If you want cheap fencing. River/weeping willow or hazel for coppicing. Sassafras can work, but can be more difficult since it does not always grow as straight- but it does also yield file powder for gumbos. Willow is the most efficient of the three for pulling up and retaining/confining water impurities. Black willow is also excellent for it, but it grows much more gnarly than weeping, thus less suitable for fencing. It can grow plush enough for some animal retainment if it's kept harshly. Osage orange is the superior hedge for animal retainment by comparison. 

There's a lot more, but that's what I got off the top of my head before I've had all my coffee. 

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58 minutes ago, rashore said:

For a creek and mud? Plant in medicinals and beneficials- jewelweed, milkweed, joe pye, armanaths, borages, horsetail; fertility and tilth improvers- chicory, comfrey, common mullen, dock, and thistle types. Watch for edible indictor plants like dandelion, plantain, purslane, and lambs quarters that can indicate richness or deficiencies in the soil. Plant in understory for fauna- berry bushes, small fruited dwarf trees, edible ferns, walking alliums... also for feed/food crops deep rooted beets, parsnips, salsify, oyster plant, and parsleys- all are biannuuals.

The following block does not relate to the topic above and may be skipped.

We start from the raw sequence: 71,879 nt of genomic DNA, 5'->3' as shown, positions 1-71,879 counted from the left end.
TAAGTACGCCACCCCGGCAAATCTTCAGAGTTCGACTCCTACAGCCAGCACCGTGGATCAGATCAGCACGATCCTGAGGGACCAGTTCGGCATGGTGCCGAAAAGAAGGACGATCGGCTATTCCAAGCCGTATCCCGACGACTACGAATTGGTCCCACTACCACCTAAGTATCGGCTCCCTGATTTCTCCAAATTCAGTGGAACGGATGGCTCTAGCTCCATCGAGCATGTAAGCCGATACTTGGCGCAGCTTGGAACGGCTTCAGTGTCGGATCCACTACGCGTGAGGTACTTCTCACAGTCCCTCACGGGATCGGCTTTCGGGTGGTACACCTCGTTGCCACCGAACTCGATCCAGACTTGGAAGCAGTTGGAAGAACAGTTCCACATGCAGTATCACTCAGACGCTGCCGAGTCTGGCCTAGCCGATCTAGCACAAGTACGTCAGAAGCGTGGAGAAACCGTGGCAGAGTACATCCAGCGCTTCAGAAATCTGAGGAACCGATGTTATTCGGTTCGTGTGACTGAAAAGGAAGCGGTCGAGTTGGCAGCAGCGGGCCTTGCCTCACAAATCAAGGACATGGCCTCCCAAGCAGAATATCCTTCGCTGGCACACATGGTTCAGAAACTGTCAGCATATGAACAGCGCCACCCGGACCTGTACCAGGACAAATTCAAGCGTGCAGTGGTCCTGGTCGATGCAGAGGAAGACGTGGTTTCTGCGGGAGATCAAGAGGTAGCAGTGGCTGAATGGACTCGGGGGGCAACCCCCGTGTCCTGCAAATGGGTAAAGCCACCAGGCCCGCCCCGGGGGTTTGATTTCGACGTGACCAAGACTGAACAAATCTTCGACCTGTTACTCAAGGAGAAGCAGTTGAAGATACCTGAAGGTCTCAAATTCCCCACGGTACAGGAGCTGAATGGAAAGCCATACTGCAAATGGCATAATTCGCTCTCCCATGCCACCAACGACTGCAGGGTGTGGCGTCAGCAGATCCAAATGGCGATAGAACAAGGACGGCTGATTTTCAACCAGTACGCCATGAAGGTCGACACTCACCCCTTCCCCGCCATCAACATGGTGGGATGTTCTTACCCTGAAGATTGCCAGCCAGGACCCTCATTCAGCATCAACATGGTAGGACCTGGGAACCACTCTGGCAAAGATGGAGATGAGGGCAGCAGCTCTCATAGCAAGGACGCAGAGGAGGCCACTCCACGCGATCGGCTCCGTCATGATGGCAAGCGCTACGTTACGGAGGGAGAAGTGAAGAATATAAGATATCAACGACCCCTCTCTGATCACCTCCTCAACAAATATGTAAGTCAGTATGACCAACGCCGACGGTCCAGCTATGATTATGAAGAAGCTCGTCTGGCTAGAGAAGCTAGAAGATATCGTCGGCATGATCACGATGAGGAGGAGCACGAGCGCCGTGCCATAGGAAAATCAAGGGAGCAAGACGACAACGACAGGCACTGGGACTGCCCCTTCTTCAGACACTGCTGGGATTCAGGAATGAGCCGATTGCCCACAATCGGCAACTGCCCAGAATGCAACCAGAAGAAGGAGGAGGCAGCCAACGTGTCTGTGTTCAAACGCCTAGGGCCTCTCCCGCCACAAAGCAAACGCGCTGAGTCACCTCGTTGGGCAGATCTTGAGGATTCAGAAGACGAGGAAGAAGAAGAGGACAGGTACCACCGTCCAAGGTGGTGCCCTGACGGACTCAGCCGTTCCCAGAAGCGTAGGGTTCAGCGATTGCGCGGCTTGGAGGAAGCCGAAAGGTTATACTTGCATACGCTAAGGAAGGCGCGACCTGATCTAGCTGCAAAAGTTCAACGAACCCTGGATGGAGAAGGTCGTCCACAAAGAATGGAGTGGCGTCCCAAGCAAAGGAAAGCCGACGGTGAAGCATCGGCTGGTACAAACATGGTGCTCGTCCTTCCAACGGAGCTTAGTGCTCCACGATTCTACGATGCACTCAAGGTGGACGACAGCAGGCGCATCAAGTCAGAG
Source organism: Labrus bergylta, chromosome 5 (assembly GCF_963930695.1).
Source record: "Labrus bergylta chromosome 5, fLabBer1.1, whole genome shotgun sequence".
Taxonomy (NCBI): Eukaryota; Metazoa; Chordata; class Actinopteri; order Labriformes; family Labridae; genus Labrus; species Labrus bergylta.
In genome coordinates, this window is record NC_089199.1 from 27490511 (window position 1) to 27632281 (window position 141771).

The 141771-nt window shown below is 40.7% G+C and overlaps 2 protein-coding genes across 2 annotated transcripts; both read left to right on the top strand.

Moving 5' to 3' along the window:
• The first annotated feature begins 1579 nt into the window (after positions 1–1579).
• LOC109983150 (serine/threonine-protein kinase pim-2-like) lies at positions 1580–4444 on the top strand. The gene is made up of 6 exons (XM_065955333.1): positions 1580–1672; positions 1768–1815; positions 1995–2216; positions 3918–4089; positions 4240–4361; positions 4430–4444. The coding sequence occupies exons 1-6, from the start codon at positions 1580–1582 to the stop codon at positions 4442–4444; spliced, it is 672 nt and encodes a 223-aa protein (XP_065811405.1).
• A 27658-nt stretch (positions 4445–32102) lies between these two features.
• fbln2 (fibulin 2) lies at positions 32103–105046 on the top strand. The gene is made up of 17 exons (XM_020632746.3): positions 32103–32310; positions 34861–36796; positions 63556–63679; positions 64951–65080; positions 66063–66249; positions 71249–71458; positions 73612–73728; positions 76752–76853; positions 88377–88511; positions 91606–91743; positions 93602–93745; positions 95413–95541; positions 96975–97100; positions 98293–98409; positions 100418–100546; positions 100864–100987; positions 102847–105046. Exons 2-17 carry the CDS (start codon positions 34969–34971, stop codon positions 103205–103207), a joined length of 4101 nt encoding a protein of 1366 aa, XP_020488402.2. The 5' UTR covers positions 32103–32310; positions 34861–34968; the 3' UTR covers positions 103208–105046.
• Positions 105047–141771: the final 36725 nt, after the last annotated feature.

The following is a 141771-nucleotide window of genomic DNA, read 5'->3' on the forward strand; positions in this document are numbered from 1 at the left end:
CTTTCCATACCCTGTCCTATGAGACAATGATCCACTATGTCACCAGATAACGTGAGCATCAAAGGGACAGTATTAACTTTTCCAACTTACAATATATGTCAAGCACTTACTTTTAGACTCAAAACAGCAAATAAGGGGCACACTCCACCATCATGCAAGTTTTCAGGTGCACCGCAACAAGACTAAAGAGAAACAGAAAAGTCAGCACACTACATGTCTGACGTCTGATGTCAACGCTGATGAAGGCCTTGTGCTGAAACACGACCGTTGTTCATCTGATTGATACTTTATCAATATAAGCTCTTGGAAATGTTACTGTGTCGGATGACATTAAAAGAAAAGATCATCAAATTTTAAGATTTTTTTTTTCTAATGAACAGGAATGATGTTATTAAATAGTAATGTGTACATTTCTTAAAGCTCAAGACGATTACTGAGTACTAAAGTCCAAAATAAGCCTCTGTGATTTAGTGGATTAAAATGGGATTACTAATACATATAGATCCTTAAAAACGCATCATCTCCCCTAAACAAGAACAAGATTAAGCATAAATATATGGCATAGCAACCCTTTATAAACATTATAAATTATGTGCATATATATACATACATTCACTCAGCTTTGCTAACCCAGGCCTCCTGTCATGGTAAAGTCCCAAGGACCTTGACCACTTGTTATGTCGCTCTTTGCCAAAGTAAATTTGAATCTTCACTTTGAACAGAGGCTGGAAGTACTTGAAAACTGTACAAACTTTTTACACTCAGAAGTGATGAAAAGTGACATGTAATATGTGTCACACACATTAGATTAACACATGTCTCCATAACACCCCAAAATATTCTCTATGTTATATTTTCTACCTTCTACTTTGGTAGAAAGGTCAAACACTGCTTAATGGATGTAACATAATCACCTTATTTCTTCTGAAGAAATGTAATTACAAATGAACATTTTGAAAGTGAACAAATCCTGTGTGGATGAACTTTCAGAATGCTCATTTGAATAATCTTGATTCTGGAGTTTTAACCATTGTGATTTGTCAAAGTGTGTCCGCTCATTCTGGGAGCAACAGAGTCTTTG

Bummer to lose cattails. Use the phragmites as an edible crop instead. Young shoots are tasty like cattail and hosta shoots are, the seed is edible, and you can render sugar from it like sugarcane- but it can have a bit of an anise taste. If you have quite a lot of them, you could process them for a cash crop for basket makers and weavers. You can help cull and control spread between early shoot removal and latter harvesting. 

If you want cheap fencing. River/weeping willow or hazel for coppicing. Sassafras can work, but can be more difficult since it does not always grow as straight- but it does also yield file powder for gumbos. Willow is the most efficient of the three for pulling up and retaining/confining water impurities. Black willow is also excellent for it, but it grows much more gnarly than weeping, thus less suitable for fencing. It can grow plush enough for some animal retainment if it's kept harshly. Osage orange is the superior hedge for animal retainment by comparison.